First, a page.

Educators gather to discuss Jewish identity and the Holocaust

‘Yes, people died, but they also lived, and had to confront unimaginable choices’

December 28, 2016 19:16
4 minute read.
Yad Vashem



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The challenges of Jewish identity, Jewish history, perspectives on the Holocaust and its place within Jewish consciousness have all been under debate and discussion over the last three days at an international conference held by Yad Vashem.

The conference is scheduled to end on Thursday.

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Some 200 Jewish day school principals, teachers and senior Jewish studies educators from 34 countries and six continents are participating in the conference at Yad Vashem’s International School for Holocaust Studies, titled “The Shoah and Jewish Identity: Challenges in Jewish Education.”

One of the main goals of the fourday symposium is to explore and debate the place of Holocaust within Jewish identity, especially in the 21st century, when the number of survivors will grow ever smaller, and the ways in which Holocaust education will need to change in light of this reality.

Speaking to The Jerusalem Post, director of the International School for Holocaust Studies at Yad Vashem Dr. Eyal Kaminka described Jewish identity as a mosaic of numerous, multifaceted components.

As one of the most significant events of Jewish history, the Holocaust is a part of that mosaic, Kaminka said. It is not only the horrors of the Nazi genocide that should make up our understanding of the Holocaust, but the responses of those who experienced it as well, he said.

“When you talk about the Holocaust, you can also take strength from it and discover the life hidden inside the stories,” Kaminka said.


“In our educational approach, we’re trying not focus on the death mechanisms of the Holocaust, but on the living mechanisms, how people chose to live in during this time.

Yes, people died in the ghettos, but they also lived there, and they had to confront unimaginable choices.

While dying, they had to think about the living, they had to think about a vision for Jewish people and humanity as a whole after the Holocaust.”

Kaminka said the Yad Vashem conference is trying to put issues such as these, and others, on the table of Holocaust education and its connection to Jewish identity.

He added, however, that a critical component of Holocaust education must be to provide a monument “to the faceless people who died and who the world didn’t want to remember.”

Kaminka noted that in the recent Pew surveys of Jews in the US and Israel, three-quarters of US Jews, and two-thirds of Israeli Jews, said that remembering the Holocaust was an essential part of what it means to be Jewish.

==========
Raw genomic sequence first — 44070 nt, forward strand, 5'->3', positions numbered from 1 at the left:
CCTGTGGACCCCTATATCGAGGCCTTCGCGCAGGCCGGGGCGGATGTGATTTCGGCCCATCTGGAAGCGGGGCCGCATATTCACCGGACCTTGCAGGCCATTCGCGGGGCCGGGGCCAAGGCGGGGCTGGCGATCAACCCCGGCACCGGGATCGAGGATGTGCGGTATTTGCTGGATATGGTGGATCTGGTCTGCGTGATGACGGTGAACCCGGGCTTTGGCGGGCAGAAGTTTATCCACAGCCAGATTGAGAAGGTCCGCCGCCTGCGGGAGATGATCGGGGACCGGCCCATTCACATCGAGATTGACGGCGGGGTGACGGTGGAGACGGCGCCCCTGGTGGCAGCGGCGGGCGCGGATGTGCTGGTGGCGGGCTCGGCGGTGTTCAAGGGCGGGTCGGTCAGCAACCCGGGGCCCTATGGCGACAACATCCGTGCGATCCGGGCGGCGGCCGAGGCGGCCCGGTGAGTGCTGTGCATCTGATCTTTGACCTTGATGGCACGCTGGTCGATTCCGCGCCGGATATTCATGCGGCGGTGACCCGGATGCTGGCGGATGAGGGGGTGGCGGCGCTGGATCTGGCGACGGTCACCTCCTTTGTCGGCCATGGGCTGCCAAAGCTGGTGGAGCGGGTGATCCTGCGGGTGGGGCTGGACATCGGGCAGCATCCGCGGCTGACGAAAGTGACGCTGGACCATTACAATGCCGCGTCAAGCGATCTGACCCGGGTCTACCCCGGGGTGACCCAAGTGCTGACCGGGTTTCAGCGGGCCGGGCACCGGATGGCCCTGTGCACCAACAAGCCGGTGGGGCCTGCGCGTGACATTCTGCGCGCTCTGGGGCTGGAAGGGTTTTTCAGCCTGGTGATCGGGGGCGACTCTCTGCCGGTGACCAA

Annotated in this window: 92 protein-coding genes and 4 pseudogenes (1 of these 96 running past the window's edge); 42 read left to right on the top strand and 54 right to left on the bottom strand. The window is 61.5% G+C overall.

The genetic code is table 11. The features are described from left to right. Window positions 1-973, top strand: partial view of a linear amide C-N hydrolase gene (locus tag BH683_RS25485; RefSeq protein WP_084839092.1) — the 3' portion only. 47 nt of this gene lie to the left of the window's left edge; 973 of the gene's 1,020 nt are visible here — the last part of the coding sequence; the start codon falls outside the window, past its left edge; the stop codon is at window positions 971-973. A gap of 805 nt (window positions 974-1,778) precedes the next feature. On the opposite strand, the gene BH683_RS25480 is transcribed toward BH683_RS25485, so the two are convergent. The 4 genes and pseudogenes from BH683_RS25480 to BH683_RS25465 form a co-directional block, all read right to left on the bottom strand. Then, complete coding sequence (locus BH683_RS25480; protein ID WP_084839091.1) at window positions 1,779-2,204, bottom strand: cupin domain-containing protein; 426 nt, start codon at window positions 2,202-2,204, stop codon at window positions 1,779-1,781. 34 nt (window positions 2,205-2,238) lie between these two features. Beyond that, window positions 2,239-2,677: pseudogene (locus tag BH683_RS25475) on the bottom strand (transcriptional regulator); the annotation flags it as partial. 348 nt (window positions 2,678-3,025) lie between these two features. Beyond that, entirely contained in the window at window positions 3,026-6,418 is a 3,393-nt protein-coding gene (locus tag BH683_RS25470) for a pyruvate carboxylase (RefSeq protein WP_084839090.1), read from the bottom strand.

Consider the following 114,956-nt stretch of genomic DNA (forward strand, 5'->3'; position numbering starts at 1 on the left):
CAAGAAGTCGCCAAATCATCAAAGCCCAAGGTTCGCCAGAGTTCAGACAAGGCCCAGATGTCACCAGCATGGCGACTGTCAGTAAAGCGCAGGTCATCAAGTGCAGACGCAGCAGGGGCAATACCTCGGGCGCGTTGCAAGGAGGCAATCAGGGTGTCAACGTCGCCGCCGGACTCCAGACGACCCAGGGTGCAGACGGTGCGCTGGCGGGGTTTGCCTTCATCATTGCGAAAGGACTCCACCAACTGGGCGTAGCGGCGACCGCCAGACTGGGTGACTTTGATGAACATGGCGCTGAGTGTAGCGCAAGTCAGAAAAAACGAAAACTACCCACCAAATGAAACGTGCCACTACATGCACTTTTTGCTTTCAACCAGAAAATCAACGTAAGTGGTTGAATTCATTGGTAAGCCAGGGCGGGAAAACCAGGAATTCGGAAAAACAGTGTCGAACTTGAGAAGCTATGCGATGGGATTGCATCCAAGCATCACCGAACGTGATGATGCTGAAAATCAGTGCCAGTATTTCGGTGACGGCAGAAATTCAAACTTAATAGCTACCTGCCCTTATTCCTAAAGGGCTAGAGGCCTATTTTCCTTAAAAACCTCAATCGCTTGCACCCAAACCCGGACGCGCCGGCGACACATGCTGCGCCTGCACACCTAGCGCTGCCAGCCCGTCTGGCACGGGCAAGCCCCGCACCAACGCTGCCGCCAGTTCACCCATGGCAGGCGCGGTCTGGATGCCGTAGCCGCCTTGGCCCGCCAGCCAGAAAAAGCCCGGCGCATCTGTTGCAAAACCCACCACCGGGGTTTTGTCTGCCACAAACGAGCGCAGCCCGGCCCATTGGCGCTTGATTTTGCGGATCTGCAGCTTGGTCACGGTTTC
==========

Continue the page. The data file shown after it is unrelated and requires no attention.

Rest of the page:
“If it’s that central, let’s focus on the achievements of ethical values and decisions during the Shoah.

Let’s learn from that, and make that part of our identity,” he said.

One of the educators at the conference was Dr. Ethan Zaydoff, the cochair of the history department of the Frisch School, a coeducational yeshiva high school in Paramus, New Jersey.

He said many of his pupils understood the Holocaust through family connections to the event, through Holocaust Remembrance Day events and the brutal historical reality.

But Zaydoff said that perspective ignores the different ways the Holocaust was experienced by different communities and individuals.

“We need to know how to place Holocaust in its historical context and have an understanding of the multiplicity of ways of looking at it,” hes said. “There is no one, uniform Holocaust story, and we need to appreciate that variety of experiences.”

Rabbi Naftali Schiff, executive director of the JRoots educational organization, said understanding the Holocaust is critical for Jews today, just like how understanding the events behind other Jewish disasters and triumphs has formed Jewish identity in the past.

“Hanukka is a happy time, but the Greeks weren’t so happy with us and neither were Romans, the Nazis and so on,” he said, referring to the present Jewish holiday.

Schiff said the triumphs of Jewish history such as the victory of the Seleucid Greeks at Hanukka, or the freedom from slavery in Egypt, must be understood in the context of the challenges, struggles and, in some instances, disasters that preceded them.

“You can’t only celebrate freedom, you have to understand what was behind the phenomenon of Hellenization and what was behind the enslavement in Egypt, just like you can only appreciate Israel and living in a free country if you understand where you come from,” he said.

Schiff said, however, that Holocaust education should not only be about the genocide of European Jewry.

“There was life before and there is life after the Holocaust,” he said.

“Jews were imbued with values before it, and they were preserved after it. I don’t want people to be Jewish because Jews died, but the Holocaust is as much a part of Jewish consciousness as is Passover, Purim and Hanukka, and as such needs to be incorporated in Jewish education and identity.”

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